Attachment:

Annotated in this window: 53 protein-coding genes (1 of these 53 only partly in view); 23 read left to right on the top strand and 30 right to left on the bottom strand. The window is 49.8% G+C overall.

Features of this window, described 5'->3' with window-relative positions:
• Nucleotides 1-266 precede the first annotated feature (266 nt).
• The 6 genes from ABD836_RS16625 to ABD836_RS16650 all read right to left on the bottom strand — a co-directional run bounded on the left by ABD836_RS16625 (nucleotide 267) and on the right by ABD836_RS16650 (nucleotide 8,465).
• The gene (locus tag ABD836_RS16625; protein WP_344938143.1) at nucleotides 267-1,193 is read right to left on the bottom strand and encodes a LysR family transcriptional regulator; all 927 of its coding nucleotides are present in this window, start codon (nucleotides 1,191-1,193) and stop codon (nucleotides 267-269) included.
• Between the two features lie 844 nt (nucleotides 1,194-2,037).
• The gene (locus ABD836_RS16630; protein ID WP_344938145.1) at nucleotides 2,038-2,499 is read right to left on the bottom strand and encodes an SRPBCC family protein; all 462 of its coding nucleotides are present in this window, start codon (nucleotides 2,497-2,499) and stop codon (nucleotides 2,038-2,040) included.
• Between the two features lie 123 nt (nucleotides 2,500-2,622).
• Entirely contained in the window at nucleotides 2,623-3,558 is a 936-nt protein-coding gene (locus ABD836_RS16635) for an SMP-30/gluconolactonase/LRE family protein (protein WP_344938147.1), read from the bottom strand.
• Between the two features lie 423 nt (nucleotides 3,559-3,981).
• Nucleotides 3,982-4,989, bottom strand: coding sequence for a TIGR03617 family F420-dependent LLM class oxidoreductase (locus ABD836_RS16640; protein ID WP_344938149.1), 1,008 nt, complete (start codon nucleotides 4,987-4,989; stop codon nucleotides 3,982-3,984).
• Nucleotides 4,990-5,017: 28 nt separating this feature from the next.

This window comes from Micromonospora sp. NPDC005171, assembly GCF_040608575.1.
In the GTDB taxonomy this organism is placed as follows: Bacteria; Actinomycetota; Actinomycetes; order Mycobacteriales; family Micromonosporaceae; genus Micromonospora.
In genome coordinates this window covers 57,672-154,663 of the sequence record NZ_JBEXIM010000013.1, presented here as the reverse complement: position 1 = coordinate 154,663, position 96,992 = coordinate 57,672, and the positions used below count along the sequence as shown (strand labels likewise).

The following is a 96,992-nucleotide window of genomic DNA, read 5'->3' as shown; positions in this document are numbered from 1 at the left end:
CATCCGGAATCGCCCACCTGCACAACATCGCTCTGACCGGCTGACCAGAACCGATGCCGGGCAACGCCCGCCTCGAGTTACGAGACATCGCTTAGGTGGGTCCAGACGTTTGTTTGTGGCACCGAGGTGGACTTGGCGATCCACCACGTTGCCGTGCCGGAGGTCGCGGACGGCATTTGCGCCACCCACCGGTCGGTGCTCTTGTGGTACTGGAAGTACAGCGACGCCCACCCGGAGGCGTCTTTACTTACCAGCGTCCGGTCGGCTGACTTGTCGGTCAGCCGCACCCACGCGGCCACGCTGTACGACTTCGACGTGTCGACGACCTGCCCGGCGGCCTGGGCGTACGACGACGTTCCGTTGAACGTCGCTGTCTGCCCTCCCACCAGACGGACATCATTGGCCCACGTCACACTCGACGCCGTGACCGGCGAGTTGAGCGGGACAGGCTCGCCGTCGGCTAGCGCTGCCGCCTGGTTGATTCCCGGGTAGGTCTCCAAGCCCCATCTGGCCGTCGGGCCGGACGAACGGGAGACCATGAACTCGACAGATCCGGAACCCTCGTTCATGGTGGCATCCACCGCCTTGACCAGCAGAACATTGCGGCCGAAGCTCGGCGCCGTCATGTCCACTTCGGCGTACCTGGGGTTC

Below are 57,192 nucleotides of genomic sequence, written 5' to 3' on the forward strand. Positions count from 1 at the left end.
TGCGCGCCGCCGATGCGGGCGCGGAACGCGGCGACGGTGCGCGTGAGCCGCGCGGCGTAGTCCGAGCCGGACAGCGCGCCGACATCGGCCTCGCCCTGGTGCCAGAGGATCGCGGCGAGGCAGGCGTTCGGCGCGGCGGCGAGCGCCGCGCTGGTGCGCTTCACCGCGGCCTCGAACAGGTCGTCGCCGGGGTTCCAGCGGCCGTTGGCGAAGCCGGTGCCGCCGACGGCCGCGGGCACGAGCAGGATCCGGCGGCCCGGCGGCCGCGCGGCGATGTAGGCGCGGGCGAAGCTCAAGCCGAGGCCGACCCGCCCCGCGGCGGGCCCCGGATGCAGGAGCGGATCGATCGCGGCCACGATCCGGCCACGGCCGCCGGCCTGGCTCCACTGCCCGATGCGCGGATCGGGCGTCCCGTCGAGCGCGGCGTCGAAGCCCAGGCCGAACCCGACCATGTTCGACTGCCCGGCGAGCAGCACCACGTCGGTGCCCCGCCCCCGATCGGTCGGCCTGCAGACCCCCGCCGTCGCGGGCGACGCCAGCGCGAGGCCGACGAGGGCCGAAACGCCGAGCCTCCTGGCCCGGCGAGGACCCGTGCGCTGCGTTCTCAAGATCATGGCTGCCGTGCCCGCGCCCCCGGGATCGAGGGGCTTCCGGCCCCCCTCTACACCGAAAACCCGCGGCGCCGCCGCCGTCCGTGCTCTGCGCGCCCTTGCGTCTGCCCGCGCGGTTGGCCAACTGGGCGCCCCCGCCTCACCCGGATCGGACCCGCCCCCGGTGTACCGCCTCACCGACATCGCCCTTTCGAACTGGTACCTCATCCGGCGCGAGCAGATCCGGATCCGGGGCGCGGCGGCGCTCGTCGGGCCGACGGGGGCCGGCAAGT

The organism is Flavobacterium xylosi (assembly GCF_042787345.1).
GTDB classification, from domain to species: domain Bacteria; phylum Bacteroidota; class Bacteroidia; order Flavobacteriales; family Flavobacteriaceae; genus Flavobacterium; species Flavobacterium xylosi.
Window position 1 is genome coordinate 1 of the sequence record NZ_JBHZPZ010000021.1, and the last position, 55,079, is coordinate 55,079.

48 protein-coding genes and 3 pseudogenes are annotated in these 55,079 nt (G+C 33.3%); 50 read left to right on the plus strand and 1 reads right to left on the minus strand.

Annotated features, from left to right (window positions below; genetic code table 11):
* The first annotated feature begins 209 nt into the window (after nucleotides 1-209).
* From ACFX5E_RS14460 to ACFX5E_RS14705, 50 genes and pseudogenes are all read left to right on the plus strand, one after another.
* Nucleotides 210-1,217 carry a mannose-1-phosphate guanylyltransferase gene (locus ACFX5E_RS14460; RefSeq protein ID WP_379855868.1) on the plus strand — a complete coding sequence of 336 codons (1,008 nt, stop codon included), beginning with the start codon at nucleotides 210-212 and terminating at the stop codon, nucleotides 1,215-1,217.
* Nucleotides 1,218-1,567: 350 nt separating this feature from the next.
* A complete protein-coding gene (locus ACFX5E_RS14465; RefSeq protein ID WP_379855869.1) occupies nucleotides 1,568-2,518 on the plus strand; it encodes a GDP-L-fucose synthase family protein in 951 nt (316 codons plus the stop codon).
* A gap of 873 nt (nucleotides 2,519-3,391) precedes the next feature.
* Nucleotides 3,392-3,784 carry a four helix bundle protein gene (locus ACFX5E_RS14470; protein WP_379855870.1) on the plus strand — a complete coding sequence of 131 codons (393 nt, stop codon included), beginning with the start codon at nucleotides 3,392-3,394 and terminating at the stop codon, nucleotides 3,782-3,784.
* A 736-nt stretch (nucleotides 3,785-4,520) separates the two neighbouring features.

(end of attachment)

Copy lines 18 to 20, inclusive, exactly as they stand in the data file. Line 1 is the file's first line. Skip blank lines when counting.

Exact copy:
Below are 57,192 nucleotides of genomic sequence, written 5' to 3' on the forward strand. Positions count from 1 at the left end.
TGCGCGCCGCCGATGCGGGCGCGGAACGCGGCGACGGTGCGCGTGAGCCGCGCGGCGTAGTCCGAGCCGGACAGCGCGCCGACATCGGCCTCGCCCTGGTGCCAGAGGATCGCGGCGAGGCAGGCGTTCGGCGCGGCGGCGAGCGCCGCGCTGGTGCGCTTCACCGCGGCCTCGAACAGGTCGTCGCCGGGGTTCCAGCGGCCGTTGGCGAAGCCGGTGCCGCCGACGGCCGCGGGCACGAGCAGGATCCGGCGGCCCGGCGGCCGCGCGGCGATGTAGGCGCGGGCGAAGCTCAAGCCGAGGCCGACCCGCCCCGCGGCGGGCCCCGGATGCAGGAGCGGATCGATCGCGGCCACGATCCGGCCACGGCCGCCGGCCTGGCTCCACTGCCCGATGCGCGGATCGGGCGTCCCGTCGAGCGCGGCGTCGAAGCCCAGGCCGAACCCGACCATGTTCGACTGCCCGGCGAGCAGCACCACGTCGGTGCCCCGCCCCCGATCGGTCGGCCTGCAGACCCCCGCCGTCGCGGGCGACGCCAGCGCGAGGCCGACGAGGGCCGAAACGCCGAGCCTCCTGGCCCGGCGAGGACCCGTGCGCTGCGTTCTCAAGATCATGGCTGCCGTGCCCGCGCCCCCGGGATCGAGGGGCTTCCGGCCCCCCTCTACACCGAAAACCCGCGGCGCCGCCGCCGTCCGTGCTCTGCGCGCCCTTGCGTCTGCCCGCGCGGTTGGCCAACTGGGCGCCCCCGCCTCACCCGGATCGGACCCGCCCCCGGTGTACCGCCTCACCGACATCGCCCTTTCGAACTGGTACCTCATCCGGCGCGAGCAGATCCGGATCCGGGGCGCGGCGGCGCTCGTCGGGCCGACGGGGGCCGGCAAGT

The organism is Flavobacterium xylosi (assembly GCF_042787345.1).